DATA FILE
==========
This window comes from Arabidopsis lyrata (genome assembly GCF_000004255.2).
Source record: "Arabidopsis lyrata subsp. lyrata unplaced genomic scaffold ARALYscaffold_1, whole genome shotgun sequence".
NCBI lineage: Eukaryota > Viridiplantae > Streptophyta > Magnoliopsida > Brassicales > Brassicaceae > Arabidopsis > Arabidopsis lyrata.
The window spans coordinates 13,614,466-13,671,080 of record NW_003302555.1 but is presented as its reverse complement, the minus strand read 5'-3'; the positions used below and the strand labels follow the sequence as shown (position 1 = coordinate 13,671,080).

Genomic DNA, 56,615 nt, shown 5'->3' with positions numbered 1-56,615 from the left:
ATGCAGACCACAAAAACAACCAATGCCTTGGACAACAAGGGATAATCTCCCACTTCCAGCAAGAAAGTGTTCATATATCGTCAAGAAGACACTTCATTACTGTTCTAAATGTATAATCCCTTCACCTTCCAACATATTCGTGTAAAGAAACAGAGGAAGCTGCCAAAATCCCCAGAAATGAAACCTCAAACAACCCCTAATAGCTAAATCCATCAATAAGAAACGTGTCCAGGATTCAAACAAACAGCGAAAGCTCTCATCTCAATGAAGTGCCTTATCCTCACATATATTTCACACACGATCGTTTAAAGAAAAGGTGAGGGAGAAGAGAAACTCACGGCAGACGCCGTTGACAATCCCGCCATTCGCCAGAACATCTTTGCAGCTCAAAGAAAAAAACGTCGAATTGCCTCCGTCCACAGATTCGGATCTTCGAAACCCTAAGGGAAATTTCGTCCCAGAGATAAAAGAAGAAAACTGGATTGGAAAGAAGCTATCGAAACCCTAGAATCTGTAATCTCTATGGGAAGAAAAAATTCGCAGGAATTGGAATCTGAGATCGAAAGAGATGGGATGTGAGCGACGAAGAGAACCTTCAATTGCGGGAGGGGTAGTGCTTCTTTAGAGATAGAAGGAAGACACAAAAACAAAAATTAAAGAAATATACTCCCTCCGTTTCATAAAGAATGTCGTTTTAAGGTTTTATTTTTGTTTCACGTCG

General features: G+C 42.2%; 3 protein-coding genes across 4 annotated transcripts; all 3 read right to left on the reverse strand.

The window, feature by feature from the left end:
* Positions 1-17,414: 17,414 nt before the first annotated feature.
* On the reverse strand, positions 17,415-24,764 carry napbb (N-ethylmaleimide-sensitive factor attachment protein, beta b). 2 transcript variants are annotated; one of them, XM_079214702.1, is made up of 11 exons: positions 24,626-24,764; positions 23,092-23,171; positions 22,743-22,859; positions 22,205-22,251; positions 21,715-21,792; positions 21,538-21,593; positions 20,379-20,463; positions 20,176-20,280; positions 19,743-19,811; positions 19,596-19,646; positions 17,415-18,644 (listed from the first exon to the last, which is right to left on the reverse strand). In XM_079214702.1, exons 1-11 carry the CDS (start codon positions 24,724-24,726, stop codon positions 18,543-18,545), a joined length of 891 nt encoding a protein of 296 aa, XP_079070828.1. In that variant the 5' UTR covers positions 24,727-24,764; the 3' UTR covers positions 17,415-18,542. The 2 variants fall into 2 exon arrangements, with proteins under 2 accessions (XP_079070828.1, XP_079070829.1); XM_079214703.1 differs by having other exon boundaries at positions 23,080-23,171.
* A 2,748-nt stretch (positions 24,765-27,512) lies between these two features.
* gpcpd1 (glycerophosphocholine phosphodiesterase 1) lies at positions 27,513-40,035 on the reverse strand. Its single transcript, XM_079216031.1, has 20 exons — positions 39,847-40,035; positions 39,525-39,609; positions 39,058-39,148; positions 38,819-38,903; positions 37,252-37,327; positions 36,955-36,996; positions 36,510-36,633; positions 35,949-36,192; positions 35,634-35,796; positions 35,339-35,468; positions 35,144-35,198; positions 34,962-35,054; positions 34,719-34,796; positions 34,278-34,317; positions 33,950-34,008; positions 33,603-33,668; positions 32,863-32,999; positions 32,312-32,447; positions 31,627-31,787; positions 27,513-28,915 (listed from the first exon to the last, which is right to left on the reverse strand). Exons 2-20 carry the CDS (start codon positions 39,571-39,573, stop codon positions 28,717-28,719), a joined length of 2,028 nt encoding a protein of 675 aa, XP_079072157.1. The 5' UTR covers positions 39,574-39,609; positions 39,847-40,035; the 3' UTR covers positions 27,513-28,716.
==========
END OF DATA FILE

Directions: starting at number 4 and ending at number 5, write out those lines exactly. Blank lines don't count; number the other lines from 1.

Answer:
The window spans coordinates 13,614,466-13,671,080 of record NW_003302555.1 but is presented as its reverse complement, the minus strand read 5'-3'; the positions used below and the strand labels follow the sequence as shown (position 1 = coordinate 13,671,080).

Genomic DNA, 56,615 nt, shown 5'->3' with positions numbered 1-56,615 from the left: